Long C-C bonds.

In an earlier post, I searched for small C-C-C angles, finding one example that was also accompanied by an apparently exceptionally long C-C bond (2.18Å). But this arose from highly unusual bonding giving rise not to a single bond order but one closer to one half! How long can a “normal” (i.e single) C-C bond get, a question which has long fascinated chemists.

A naive search of the CSD is not as straightforward as it seems. Using the simple sub-structure R3C-CR3 as the search query gives LIRPEI, DOI: 10.5517/CCQ043Y[1] an apparently unexceptional molecule with a very exceptional C-C distance of 1.87Å. With long bonds one has to be ultra-careful to look at the crystallographic analysis before drawing any conclusions. One class of molecule where this has been done by many groups is the system shown below (red = long bond), with 47 entries and for which the longest C-C bond emerges with the value of 1.79Å[2]




You can view this structure at DOI: 10.5517/CCS0R6Q[3] and the authors go to some pains to assure us that it is still a closed shell single bond, and not a biradical. That does seem to be the current record holder, but of course we are only talking here about molecules whose crystal structure has been determined.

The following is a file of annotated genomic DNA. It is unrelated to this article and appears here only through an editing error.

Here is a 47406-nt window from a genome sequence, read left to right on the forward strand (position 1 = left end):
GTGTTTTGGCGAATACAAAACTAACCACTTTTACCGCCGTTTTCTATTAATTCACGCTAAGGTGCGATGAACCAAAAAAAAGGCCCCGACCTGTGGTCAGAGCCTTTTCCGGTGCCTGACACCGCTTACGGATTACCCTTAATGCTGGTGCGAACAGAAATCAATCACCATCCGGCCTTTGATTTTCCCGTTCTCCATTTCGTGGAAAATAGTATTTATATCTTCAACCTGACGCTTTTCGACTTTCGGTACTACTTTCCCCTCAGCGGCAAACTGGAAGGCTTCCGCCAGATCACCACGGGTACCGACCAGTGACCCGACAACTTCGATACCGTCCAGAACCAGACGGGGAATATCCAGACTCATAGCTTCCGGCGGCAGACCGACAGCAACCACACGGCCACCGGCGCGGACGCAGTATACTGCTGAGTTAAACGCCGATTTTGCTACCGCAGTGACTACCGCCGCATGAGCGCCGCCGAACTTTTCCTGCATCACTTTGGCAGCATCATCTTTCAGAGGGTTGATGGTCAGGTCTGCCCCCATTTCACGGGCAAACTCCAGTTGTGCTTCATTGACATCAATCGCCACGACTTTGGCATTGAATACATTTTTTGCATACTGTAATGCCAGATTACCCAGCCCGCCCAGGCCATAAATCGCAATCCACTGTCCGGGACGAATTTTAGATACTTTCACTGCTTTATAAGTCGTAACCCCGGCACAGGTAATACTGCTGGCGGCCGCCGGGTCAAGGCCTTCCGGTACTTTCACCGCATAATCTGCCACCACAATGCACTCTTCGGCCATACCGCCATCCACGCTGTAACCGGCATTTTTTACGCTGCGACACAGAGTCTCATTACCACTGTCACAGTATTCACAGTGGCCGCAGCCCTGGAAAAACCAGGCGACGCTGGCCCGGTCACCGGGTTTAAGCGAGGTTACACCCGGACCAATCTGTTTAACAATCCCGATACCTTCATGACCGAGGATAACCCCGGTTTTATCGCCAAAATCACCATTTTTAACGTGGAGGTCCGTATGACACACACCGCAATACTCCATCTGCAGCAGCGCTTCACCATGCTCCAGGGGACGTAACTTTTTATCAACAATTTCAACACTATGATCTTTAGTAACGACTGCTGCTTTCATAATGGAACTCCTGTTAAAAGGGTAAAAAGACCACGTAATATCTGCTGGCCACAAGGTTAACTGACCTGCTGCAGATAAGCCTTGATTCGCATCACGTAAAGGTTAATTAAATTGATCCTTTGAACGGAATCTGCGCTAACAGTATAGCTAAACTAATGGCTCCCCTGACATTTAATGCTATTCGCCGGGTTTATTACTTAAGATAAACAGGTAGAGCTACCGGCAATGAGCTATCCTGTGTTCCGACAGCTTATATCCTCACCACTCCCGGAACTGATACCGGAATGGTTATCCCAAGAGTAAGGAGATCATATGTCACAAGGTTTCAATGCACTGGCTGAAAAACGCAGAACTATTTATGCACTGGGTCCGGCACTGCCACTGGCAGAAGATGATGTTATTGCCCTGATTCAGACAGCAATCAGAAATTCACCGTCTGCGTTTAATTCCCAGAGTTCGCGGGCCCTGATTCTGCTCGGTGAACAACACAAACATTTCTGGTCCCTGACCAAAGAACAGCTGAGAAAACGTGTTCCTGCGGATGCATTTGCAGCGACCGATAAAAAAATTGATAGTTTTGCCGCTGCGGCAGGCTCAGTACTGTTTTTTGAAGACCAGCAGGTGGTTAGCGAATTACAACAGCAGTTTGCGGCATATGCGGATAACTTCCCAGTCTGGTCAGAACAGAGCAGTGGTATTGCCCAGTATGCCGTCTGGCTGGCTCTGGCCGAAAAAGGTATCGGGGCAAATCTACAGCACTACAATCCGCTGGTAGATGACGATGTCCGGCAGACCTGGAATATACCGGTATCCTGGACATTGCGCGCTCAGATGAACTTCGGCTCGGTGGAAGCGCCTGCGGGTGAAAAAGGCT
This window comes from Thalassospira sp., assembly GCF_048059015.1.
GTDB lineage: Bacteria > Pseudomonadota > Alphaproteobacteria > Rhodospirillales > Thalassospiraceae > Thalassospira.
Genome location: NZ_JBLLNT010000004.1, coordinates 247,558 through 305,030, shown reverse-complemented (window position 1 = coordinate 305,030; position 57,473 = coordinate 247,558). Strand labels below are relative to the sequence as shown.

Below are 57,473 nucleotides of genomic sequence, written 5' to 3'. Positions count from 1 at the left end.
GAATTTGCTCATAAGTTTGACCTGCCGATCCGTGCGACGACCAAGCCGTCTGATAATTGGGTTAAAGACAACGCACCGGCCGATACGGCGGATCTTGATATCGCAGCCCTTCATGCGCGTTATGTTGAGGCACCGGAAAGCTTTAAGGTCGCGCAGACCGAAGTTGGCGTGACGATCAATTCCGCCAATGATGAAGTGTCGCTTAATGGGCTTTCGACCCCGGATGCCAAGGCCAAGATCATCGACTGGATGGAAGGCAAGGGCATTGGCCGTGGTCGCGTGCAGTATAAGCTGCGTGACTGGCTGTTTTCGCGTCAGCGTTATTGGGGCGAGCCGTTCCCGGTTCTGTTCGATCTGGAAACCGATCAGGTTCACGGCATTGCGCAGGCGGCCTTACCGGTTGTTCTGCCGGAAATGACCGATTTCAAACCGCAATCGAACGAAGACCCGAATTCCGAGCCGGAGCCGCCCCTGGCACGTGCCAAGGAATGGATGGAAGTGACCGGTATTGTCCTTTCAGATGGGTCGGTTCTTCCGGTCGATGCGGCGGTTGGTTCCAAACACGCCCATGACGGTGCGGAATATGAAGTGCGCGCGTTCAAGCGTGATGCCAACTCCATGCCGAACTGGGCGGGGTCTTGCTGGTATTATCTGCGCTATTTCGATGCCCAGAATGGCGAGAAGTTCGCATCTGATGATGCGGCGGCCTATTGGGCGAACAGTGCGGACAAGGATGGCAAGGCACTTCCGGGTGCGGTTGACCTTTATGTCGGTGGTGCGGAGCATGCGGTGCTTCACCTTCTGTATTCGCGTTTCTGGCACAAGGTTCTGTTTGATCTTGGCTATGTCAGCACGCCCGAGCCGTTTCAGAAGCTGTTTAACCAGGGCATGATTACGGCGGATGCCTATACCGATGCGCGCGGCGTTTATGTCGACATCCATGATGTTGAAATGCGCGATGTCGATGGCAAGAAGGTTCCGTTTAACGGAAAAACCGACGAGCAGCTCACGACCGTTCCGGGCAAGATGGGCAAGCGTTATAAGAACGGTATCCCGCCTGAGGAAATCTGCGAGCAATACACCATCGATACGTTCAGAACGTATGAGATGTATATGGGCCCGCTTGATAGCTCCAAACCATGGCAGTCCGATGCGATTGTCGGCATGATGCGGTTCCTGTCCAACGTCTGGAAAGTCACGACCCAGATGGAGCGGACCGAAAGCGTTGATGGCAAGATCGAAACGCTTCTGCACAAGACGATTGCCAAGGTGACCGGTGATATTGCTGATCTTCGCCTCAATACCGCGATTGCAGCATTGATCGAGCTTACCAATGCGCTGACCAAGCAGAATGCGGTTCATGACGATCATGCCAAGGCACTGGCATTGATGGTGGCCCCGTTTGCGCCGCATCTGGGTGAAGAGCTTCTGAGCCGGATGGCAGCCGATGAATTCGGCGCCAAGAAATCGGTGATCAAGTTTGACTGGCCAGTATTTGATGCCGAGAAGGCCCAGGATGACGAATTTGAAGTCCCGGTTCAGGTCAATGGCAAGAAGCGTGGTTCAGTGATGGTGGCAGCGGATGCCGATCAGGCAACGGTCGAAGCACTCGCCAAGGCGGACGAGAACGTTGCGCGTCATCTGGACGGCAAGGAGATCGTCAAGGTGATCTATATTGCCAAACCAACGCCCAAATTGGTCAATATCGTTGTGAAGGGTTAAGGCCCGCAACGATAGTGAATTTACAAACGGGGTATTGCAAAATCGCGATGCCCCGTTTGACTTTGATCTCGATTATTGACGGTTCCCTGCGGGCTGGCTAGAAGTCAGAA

I will end with an open question; how SHORT could a “single” C-C bond get? Here, a search of the CSD is entirely dominated by crystallographic artefacts, and I am not sure what the value might be. 


  1. T. Takeda, H. Kawai, R. Herges, E. Mucke, Y. Sawai, K. Murakoshi, K. Fujiwara, and T. Suzuki, "Negligible diradical character for the ultralong C–C bond in 1,1,2,2-tetraarylpyracene derivatives at room temperature", Tetrahedron Letters, vol. 50, pp. 3693-3697, 2009. http://dx.doi.org/10.1016/j.tetlet.2009.03.202

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